26. Self-Absorbed Hospitality

Not long after the feeding of the thousands, Jesus and his disciples arrive at the home of the sisters Mary and Martha (Luke 10:38-42). Martha is clearly the one who invites Jesus into her home. As any host might, Martha undertakes the preparations, possibly for a meeting, but more likely for a meal. But, she makes the mistake many of us make; she overdoes the menu, fussing over the preparations to such a degree that she is unable to attend to the conversation of her guests. As a result, she is not fully present to Jesus and her resentment towards her sister, Mary, who is listening at Jesus’ feet, builds and festers.

Our meal hospitality too easily goes awry when undertaken with the wrong motives. True hospitality should function to unite people, and should be guest-focused. But, Martha is divisive and self-absorbed when she interrupts Jesus by entreating him to make Mary get up and help. Selfish hospitality is always about the host. “See how beautiful I’ve made my home. See what wonderful dishes I’ve prepared for you to enjoy. See how hard I’ve worked to get everything ready. See how good I am, and how much you should thank me, and how well you should think of me.”

Martha is worried and agitated by her attempts to provide the best possible experience for her guests. Jesus gently reprimands Martha for missing what Mary has discovered: there is only one thing necessary, and that is to sit at God’s feet and listen. This is the best food, the choicest portion. Recall that in Jesus’ day, the highest-status diners were often given the best portion. So, while Mary feasts, Martha chokes because of a prideful inability to deny herself the desire that her service be publicly noticed and lauded.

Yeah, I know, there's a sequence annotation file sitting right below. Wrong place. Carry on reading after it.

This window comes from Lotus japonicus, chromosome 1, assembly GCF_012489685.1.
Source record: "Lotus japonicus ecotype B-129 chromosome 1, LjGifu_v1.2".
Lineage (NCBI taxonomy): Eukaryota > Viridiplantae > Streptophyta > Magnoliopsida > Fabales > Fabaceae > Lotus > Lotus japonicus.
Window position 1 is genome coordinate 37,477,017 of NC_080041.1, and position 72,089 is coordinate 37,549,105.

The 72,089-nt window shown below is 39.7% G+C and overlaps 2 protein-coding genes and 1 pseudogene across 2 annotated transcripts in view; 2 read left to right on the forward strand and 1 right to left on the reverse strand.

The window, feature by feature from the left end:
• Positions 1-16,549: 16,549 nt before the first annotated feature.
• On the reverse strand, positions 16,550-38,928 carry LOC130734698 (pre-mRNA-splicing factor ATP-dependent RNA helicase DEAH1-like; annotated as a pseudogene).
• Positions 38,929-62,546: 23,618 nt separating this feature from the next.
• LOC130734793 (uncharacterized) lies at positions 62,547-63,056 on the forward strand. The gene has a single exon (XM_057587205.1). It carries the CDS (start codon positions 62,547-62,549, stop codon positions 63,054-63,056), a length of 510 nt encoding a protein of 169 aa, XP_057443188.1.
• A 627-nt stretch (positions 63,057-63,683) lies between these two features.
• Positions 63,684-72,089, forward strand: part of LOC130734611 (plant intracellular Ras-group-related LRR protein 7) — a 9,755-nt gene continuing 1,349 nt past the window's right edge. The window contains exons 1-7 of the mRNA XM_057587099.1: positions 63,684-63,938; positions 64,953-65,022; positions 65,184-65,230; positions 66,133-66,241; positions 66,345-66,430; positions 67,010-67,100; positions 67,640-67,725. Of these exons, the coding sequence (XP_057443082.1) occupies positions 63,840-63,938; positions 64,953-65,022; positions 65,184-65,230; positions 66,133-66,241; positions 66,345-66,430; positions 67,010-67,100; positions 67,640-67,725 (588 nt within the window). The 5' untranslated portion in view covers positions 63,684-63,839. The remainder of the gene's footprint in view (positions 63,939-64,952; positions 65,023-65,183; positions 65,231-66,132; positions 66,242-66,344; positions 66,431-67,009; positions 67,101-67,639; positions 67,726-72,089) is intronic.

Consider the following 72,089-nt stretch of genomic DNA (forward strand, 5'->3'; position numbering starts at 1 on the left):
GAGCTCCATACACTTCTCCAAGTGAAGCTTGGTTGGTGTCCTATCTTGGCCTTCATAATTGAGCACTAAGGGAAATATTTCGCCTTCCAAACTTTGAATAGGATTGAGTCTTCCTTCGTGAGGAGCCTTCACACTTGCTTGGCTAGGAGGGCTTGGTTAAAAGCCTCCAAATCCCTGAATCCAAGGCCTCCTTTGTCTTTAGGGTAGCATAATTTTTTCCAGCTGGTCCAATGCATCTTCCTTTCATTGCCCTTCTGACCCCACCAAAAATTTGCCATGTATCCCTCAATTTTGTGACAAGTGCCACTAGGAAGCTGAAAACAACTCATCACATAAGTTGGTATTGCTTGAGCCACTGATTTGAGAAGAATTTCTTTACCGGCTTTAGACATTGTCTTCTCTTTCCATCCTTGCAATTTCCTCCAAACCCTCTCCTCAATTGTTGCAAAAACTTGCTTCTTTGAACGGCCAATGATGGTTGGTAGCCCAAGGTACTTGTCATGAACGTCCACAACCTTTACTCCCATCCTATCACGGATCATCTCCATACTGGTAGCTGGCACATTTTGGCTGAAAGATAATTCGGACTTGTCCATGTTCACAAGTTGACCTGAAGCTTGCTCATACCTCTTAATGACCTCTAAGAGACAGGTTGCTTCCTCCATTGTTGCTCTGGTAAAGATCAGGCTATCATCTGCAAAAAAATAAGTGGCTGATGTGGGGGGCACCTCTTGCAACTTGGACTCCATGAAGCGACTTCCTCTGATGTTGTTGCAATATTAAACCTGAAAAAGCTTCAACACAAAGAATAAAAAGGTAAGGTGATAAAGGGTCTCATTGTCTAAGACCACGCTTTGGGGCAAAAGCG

The lessons for us are threefold:

  • First, simplicity is the wisest path: we must not let grand motives undermine our full participation in and enjoyment of the meal process, because discipleship at the feet of Jesus requires our active presence.
  • Second, even when we invite others into our home for a meal, Jesus is the true host.
  • Lastly, our meal hospitality must be centered on the guest(s) and their interaction with the gospel of Jesus Christ; we must never selfishly divert attention away from Christ to ourselves.

A Personal Note: With summer nearly here, and an urgent need to watch over an ailing parent, I am scaling back these posts to 1x/week until autumn.  Please keep reading!  If you have fallen behind, each post is numbered, so you can start back where you left off.  With several hundred followers of the blog, we are reaching a wonderful threshold for discipleship across our individual churches!  PLEASE SHARE with your own church friends and family.

Thank you!

~Julie A.P. Walton, Ph.D.

Featured image:  Google Images, aliuf6.jpg

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